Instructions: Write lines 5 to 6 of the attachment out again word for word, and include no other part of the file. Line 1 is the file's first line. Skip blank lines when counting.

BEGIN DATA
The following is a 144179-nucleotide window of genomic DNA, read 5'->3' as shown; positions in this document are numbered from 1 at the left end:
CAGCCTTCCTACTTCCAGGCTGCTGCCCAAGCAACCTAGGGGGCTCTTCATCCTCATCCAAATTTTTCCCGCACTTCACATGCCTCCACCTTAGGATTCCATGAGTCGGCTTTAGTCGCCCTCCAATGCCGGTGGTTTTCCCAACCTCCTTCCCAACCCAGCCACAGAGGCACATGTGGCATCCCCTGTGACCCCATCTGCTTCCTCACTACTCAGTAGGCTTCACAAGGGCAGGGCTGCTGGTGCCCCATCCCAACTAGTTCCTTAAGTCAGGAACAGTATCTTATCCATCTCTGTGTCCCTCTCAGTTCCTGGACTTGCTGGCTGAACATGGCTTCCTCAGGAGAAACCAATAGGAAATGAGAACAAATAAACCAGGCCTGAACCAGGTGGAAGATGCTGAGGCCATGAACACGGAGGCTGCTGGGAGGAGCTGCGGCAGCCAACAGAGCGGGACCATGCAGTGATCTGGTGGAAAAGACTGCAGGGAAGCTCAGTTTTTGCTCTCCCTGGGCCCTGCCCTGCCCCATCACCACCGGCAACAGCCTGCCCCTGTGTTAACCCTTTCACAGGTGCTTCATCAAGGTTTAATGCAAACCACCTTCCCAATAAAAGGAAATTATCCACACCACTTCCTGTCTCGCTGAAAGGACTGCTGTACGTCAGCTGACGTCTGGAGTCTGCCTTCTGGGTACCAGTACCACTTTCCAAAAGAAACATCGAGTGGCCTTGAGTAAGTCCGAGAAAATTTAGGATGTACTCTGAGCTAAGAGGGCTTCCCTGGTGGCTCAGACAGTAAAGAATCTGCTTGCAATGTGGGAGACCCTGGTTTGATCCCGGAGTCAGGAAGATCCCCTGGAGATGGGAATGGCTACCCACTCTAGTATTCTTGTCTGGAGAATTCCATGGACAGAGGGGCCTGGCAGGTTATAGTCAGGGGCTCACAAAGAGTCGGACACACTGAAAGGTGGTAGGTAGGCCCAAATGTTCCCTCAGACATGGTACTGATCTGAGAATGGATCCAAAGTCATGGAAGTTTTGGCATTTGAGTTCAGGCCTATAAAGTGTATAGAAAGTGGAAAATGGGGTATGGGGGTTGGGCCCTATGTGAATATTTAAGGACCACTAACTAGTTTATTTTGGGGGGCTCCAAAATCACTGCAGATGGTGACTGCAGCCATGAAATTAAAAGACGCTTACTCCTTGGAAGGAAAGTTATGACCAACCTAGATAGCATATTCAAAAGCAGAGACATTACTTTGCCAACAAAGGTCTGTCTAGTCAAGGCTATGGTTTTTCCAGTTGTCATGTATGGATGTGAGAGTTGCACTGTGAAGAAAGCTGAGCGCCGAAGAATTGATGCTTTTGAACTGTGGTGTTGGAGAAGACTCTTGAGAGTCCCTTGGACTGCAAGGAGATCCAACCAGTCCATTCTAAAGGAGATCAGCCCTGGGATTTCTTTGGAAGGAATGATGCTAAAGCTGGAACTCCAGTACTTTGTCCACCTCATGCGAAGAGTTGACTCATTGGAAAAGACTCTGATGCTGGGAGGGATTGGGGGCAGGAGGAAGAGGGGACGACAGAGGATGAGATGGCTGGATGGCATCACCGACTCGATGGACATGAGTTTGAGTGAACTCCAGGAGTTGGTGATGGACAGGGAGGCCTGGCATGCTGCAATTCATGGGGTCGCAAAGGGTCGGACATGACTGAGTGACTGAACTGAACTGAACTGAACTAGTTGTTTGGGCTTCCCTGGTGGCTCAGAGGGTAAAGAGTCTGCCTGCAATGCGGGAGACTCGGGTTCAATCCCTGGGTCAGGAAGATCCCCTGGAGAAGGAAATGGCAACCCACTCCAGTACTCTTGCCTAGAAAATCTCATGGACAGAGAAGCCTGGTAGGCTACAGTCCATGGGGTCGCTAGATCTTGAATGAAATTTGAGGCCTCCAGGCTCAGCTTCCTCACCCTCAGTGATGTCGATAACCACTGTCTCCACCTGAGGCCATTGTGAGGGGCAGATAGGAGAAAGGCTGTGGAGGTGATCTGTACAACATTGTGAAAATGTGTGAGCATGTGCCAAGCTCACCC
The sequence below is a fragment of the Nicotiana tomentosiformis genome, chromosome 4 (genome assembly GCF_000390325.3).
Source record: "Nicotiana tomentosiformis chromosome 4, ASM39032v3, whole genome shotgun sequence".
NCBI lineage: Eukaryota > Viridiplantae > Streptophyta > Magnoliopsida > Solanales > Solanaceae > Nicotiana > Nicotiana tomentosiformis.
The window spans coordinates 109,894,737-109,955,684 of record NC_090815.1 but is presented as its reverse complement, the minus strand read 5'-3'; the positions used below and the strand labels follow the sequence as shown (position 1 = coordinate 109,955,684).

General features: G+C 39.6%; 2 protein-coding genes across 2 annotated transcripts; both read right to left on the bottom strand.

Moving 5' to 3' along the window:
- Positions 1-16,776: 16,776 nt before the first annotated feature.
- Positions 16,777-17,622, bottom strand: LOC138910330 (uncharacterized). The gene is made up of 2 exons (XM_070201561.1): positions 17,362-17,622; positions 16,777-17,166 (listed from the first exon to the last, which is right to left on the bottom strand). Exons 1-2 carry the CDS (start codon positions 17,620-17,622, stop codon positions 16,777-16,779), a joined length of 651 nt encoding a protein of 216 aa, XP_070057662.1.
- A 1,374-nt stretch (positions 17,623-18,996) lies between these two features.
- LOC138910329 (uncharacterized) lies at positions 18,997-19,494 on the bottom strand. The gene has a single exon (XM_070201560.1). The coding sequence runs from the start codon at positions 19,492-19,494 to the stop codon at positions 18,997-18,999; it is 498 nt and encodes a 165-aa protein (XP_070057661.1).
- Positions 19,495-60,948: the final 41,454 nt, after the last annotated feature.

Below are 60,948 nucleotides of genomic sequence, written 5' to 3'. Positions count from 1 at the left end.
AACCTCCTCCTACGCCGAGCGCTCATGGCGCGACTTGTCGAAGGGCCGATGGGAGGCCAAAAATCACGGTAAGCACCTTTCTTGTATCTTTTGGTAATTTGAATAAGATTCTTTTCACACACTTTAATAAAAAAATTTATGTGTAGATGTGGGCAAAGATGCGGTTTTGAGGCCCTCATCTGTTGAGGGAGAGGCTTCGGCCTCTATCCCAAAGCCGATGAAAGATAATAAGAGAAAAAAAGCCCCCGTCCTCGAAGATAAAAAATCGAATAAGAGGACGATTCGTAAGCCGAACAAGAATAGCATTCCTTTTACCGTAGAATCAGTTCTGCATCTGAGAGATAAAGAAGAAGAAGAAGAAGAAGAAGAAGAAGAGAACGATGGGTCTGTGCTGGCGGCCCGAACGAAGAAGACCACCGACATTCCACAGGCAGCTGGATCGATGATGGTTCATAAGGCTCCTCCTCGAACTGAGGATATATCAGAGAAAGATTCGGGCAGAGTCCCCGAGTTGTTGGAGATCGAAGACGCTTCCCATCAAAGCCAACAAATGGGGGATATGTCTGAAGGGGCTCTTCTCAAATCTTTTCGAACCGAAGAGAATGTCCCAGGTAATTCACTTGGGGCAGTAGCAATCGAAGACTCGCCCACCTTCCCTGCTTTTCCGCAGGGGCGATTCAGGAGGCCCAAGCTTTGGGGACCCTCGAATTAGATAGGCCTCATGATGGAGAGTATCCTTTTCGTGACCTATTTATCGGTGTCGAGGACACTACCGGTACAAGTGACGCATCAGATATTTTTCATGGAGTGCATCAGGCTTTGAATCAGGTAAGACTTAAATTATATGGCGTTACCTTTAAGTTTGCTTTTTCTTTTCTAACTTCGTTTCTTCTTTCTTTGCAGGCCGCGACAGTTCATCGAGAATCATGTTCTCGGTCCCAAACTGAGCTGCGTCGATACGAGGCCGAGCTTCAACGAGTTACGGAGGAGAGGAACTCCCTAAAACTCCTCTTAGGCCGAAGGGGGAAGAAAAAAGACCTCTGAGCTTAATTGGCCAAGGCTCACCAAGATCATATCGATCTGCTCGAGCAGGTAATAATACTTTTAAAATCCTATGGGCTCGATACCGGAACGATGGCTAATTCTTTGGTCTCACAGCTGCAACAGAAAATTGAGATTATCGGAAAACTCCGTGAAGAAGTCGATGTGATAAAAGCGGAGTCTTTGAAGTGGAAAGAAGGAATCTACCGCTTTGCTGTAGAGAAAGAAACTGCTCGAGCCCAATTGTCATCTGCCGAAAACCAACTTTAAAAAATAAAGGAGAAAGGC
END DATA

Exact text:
NCBI lineage: Eukaryota > Viridiplantae > Streptophyta > Magnoliopsida > Solanales > Solanaceae > Nicotiana > Nicotiana tomentosiformis.
The window spans coordinates 109,894,737-109,955,684 of record NC_090815.1 but is presented as its reverse complement, the minus strand read 5'-3'; the positions used below and the strand labels follow the sequence as shown (position 1 = coordinate 109,955,684).